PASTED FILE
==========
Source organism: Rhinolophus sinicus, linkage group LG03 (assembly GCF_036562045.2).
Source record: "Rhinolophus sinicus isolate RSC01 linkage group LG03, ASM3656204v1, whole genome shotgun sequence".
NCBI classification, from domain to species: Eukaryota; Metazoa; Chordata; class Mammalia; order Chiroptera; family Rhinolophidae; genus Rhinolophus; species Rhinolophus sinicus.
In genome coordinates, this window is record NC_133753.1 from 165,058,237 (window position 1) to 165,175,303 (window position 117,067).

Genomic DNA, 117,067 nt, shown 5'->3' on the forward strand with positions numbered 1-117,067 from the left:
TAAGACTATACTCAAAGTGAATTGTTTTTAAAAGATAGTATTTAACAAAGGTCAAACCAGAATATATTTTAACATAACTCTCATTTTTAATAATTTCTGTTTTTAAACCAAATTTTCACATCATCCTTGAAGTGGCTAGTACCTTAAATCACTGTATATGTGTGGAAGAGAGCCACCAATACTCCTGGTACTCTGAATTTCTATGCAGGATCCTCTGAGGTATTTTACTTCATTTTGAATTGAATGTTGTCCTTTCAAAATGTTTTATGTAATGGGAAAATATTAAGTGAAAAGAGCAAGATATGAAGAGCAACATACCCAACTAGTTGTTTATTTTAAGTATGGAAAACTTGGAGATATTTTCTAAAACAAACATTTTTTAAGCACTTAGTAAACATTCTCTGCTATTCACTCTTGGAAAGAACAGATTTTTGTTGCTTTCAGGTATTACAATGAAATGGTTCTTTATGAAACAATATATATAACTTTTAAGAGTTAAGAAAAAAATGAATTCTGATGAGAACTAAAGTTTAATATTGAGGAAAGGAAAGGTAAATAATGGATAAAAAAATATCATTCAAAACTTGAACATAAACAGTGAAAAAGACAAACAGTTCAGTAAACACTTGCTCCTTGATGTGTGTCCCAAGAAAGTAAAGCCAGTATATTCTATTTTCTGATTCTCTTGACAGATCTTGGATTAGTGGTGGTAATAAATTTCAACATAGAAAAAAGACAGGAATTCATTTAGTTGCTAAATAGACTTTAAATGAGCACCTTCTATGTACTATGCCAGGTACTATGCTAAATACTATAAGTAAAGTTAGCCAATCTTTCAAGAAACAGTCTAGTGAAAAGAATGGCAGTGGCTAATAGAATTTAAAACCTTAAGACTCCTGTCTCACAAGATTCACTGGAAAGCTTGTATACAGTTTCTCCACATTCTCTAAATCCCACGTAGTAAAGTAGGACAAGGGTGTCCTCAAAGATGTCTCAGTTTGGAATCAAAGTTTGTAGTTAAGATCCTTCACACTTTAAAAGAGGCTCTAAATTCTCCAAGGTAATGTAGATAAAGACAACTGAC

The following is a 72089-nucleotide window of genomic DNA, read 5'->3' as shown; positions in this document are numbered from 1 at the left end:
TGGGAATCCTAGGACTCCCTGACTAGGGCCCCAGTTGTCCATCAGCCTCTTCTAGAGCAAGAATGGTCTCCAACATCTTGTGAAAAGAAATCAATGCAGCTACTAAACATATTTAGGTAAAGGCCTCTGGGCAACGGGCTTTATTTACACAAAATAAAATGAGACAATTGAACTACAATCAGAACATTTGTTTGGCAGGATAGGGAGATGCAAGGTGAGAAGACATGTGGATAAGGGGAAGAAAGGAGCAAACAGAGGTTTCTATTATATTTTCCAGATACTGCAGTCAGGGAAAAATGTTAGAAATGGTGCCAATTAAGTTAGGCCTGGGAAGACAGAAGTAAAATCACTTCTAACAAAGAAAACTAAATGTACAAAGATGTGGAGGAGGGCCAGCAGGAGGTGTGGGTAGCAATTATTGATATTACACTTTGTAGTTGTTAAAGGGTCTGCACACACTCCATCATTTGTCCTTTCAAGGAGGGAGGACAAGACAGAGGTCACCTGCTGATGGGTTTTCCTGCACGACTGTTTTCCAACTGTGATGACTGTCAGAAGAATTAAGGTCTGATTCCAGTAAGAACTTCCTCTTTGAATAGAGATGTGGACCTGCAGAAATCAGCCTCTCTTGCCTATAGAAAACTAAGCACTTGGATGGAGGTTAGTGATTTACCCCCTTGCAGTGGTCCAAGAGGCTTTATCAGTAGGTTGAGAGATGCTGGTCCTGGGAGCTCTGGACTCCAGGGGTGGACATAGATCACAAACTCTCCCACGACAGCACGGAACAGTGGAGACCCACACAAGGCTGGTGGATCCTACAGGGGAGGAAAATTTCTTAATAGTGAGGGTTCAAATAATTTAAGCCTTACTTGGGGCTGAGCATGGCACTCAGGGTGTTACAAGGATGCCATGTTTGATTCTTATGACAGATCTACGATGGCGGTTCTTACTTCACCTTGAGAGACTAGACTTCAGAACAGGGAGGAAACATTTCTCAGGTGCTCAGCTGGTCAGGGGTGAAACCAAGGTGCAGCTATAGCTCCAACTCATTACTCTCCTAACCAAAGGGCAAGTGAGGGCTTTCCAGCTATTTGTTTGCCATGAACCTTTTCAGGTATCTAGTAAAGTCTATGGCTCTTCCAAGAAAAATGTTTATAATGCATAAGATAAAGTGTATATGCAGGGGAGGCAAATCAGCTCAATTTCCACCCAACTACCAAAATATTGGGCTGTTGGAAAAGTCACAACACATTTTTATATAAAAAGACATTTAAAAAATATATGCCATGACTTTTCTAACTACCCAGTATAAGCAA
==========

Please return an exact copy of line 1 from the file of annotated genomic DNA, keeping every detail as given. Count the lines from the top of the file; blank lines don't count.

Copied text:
Source organism: Rhinolophus sinicus, linkage group LG03 (assembly GCF_036562045.2).